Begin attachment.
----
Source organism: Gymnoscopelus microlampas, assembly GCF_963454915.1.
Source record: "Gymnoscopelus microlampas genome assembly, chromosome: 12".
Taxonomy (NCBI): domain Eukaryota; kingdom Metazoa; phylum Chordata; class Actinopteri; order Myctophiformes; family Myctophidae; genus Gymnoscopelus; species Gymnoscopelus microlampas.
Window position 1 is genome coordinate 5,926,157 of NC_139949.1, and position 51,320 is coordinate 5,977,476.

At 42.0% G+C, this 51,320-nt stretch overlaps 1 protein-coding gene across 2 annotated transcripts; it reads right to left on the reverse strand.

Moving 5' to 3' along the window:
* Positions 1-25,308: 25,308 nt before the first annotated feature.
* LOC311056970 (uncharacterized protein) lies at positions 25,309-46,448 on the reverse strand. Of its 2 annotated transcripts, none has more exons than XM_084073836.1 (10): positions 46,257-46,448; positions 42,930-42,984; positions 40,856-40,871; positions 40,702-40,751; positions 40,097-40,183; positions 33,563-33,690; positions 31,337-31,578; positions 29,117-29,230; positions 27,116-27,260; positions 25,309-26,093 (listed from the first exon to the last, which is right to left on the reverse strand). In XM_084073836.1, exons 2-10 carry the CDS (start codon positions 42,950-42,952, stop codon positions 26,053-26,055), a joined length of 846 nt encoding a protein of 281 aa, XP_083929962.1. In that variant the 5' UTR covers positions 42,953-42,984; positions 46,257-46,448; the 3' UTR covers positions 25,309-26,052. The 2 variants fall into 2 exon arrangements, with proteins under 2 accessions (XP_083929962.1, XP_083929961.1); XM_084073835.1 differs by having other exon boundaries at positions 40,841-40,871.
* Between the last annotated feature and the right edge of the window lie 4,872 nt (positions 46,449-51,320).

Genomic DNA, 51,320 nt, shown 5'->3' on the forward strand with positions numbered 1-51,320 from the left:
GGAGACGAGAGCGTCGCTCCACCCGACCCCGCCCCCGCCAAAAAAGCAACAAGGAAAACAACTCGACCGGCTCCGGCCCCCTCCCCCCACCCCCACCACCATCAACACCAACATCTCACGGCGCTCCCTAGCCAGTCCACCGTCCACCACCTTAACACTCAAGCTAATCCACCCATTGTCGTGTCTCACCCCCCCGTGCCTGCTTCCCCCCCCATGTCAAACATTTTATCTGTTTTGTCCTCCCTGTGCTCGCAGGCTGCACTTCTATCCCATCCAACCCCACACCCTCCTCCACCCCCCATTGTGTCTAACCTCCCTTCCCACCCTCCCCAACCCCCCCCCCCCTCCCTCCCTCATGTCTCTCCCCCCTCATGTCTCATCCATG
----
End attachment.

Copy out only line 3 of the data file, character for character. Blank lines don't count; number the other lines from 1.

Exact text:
Taxonomy (NCBI): domain Eukaryota; kingdom Metazoa; phylum Chordata; class Actinopteri; order Myctophiformes; family Myctophidae; genus Gymnoscopelus; species Gymnoscopelus microlampas.